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Rosetta Stones

Rosetta Stones

Adventures in the good science of rock-breaking.

Learning the Language of Rivers I: A History of Confusion

(I was an idiot and told a coworker I'd make his costume. I haven't got a sewing machine, and hand-stitching takes forever . But it will be epic. Unfortunately, sewing (among other things) means that I haven't finished research for our next Cataclysm post...

October 25, 2012 — Dana Hunter

Dave Crockett's Narrow Escape

One of the eeriest things I've ever seen is the video shot by KOMO News reporter Dave Crockett on May 18th, 1980. He was just 28 years old. Something woke him before dawn that Sunday morning, telling him this was the day to be there...

October 4, 2012 — Dana Hunter

Prelude to a Catastrophe: The Complete Lexicon

Summer rather got a bit in the way of blogging for a bit there. We on the west side of the Cascades don't get much: generally just two or three months of reliable sunshine before the rains come again...

September 30, 2012 — Dana Hunter

A Few Questions About Comments

One of the things I've noticed about Rosetta Stones is that not as many people comment here as on En Tequila Es Verdad. Now, in order to plan what sort of things we end up doing here, I've created a wee bit o' a survey to find out what you think about commenting here...

September 24, 2012 — Dana Hunter

Accretionary Wedge #49 Now Available!

Once a month or so, the geoblogosphere gets together to throw a blog carnival called the Accretionary Wedge. It's a fun bit of geological goodness, filled with excellent science writing all revolving around a common theme...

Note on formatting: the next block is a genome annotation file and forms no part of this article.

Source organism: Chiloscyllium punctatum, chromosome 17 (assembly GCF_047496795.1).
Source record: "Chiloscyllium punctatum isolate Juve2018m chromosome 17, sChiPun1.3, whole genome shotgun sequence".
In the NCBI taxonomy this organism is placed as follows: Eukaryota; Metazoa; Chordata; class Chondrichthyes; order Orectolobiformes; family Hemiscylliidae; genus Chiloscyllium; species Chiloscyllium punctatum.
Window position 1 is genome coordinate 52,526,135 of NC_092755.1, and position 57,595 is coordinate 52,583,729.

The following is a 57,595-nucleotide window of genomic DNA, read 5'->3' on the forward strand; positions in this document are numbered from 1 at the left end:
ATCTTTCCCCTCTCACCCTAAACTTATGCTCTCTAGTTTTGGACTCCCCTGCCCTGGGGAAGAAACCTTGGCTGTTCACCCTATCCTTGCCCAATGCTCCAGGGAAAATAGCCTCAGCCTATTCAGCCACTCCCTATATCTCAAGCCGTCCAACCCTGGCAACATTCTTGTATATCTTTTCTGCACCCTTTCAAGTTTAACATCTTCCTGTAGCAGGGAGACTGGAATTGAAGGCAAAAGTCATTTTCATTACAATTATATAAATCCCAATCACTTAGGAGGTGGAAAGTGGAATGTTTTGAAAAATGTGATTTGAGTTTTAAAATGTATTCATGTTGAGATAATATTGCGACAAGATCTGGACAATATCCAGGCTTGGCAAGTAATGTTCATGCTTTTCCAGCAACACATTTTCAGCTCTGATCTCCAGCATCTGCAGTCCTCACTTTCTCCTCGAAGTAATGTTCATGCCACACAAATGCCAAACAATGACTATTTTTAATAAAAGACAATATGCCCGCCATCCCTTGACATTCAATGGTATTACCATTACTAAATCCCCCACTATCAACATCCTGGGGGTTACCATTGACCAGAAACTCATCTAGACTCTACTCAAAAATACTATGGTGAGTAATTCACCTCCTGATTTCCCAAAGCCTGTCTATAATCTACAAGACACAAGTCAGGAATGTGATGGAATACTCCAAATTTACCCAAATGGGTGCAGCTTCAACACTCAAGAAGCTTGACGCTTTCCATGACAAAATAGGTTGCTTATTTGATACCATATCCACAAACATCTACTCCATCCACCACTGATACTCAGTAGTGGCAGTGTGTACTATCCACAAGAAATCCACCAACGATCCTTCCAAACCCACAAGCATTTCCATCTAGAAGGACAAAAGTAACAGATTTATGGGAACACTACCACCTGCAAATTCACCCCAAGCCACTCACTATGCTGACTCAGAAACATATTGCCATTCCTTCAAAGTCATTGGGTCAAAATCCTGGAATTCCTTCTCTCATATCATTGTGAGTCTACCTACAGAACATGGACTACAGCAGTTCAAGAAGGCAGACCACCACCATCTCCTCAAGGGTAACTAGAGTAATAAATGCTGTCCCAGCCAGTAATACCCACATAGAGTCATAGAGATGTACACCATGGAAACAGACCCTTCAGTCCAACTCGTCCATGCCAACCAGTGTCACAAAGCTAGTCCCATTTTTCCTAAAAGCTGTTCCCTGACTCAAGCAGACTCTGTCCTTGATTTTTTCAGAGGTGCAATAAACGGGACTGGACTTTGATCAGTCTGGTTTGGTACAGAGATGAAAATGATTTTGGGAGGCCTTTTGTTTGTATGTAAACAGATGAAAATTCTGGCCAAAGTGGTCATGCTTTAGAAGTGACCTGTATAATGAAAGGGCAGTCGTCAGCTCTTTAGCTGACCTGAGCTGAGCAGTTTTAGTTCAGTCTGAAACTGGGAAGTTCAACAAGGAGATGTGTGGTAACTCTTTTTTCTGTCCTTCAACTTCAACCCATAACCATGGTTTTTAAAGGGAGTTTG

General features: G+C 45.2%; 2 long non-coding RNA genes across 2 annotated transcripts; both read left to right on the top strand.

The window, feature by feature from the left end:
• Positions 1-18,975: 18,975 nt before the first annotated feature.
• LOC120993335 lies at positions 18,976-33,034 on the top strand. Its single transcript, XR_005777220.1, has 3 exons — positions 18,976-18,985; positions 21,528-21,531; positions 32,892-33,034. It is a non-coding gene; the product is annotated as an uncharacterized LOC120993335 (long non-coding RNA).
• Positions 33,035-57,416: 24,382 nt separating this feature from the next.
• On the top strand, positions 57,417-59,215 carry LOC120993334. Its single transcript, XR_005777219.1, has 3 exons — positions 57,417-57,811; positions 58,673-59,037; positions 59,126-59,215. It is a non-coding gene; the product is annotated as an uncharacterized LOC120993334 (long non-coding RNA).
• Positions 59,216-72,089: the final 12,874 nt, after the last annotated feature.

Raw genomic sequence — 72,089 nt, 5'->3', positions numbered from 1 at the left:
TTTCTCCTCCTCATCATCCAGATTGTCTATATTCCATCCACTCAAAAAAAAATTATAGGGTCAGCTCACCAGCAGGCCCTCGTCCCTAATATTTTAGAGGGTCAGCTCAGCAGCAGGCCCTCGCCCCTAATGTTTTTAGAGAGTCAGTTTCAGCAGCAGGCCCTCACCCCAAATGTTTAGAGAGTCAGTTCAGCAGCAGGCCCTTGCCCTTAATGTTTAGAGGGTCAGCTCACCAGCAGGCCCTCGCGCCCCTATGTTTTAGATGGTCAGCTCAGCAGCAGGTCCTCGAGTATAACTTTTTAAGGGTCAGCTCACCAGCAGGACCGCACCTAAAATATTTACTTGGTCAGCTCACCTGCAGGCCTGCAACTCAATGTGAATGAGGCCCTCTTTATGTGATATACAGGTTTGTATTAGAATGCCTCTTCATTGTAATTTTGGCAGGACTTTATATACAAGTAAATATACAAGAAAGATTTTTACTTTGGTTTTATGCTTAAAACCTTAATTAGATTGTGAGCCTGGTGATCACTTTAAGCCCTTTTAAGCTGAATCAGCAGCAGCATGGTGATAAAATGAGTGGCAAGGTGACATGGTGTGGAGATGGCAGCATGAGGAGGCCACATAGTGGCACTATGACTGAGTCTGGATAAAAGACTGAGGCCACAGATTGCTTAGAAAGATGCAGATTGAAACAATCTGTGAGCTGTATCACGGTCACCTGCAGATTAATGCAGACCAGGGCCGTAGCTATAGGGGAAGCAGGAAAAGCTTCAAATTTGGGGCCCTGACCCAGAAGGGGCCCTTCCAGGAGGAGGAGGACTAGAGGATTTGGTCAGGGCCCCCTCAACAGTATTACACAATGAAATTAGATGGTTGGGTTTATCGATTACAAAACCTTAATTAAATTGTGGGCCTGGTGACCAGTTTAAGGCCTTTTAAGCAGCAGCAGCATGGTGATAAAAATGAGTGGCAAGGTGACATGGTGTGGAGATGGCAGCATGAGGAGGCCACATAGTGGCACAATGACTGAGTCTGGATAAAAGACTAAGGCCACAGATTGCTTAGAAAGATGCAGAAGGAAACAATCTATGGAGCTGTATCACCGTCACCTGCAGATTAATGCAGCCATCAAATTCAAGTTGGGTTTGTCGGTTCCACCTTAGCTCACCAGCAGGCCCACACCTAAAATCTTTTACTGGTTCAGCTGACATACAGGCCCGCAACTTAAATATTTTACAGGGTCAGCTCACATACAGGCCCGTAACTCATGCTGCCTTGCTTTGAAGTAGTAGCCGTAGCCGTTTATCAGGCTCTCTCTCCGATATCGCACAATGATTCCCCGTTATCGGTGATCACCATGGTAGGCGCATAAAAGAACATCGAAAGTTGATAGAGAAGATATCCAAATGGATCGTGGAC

September 8, 2012 — Dana Hunter

Where Volcanoes Snow

A probe sweeps through space. Roughly 4.5 million kilometers (2.6 million miles) away, you sit and watch images of another world appear. You notice a mottled surface, and on its horizon, jetting an incredible 260km (162mi) above its surface, a plume.This is the first volcano ever seen erupting outside your planet.This is a world where volcanic plumes are sulfur dioxide snow, and are so large they can be seen from Earth orbit by the Hubble Space Telescope, and from Earth-based telescopes as outbursts of infrared...

September 7, 2012 — Dana Hunter

The Cataclysm: "Vancouver! Vancouver! This Is It!"

Dawn arrives early in the Pacific Northwest spring. The clouds are usually thick enough to filter the light to the satisfaction of all but the lightest sleepers, but on the morning of May 18th, 1980, 5:30am saw the sun rising in cloudless skies...

August 9, 2012 — Dana Hunter

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